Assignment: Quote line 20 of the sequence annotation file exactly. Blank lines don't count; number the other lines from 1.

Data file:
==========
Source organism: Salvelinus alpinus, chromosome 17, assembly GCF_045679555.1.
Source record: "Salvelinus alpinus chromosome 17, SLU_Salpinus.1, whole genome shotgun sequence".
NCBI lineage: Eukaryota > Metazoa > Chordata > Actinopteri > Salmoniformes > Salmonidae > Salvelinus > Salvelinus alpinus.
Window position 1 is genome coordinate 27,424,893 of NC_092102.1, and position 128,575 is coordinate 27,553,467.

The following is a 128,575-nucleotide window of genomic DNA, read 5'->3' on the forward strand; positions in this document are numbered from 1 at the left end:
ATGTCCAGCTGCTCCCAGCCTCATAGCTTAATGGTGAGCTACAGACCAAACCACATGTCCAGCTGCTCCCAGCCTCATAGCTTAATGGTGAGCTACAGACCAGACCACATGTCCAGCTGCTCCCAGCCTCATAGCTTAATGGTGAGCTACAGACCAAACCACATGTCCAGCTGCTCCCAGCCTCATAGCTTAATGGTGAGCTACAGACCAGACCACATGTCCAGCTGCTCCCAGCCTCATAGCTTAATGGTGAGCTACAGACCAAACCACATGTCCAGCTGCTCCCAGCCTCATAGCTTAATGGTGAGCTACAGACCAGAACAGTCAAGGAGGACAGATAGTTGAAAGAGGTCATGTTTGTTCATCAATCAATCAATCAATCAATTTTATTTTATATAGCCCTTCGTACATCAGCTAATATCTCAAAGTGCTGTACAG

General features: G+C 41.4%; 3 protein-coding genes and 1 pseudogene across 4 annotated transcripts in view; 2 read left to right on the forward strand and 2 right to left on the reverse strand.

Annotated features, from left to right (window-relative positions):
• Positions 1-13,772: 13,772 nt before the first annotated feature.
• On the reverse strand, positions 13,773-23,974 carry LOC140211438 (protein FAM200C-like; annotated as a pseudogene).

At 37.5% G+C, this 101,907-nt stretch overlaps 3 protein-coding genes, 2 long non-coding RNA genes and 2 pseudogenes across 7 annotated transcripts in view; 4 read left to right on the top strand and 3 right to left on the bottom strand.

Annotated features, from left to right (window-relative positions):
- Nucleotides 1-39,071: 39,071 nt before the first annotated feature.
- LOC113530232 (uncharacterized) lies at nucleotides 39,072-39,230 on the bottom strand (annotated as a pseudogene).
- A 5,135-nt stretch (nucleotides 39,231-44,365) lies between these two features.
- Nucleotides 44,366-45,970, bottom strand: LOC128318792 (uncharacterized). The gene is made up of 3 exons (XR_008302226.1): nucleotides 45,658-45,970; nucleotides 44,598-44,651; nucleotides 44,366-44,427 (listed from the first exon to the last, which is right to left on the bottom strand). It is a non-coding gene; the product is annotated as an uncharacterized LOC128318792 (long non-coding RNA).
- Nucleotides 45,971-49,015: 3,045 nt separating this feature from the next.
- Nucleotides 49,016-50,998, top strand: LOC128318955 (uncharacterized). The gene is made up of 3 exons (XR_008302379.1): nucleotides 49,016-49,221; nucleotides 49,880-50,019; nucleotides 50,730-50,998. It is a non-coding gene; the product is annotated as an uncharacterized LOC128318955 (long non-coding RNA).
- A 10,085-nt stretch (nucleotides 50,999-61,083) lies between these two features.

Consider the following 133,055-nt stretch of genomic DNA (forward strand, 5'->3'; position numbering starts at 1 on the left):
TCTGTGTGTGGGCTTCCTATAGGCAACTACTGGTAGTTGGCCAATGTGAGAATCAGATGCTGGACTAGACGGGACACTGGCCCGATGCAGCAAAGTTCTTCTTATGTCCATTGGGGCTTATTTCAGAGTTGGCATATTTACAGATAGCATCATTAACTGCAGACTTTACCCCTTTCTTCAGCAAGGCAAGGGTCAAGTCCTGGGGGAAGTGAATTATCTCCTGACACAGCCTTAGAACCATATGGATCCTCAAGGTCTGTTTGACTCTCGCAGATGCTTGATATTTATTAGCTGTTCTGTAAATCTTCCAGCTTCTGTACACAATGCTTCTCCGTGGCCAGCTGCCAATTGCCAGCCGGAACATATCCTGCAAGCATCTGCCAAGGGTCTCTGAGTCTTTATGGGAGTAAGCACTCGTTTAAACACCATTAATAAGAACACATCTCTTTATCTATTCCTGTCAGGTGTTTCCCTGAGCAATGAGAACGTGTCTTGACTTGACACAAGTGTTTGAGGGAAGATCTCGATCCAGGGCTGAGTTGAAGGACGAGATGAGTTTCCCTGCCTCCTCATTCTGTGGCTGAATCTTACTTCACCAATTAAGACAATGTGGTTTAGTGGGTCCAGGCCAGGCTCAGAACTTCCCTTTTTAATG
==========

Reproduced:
Consider the following 133,055-nt stretch of genomic DNA (forward strand, 5'->3'; position numbering starts at 1 on the left):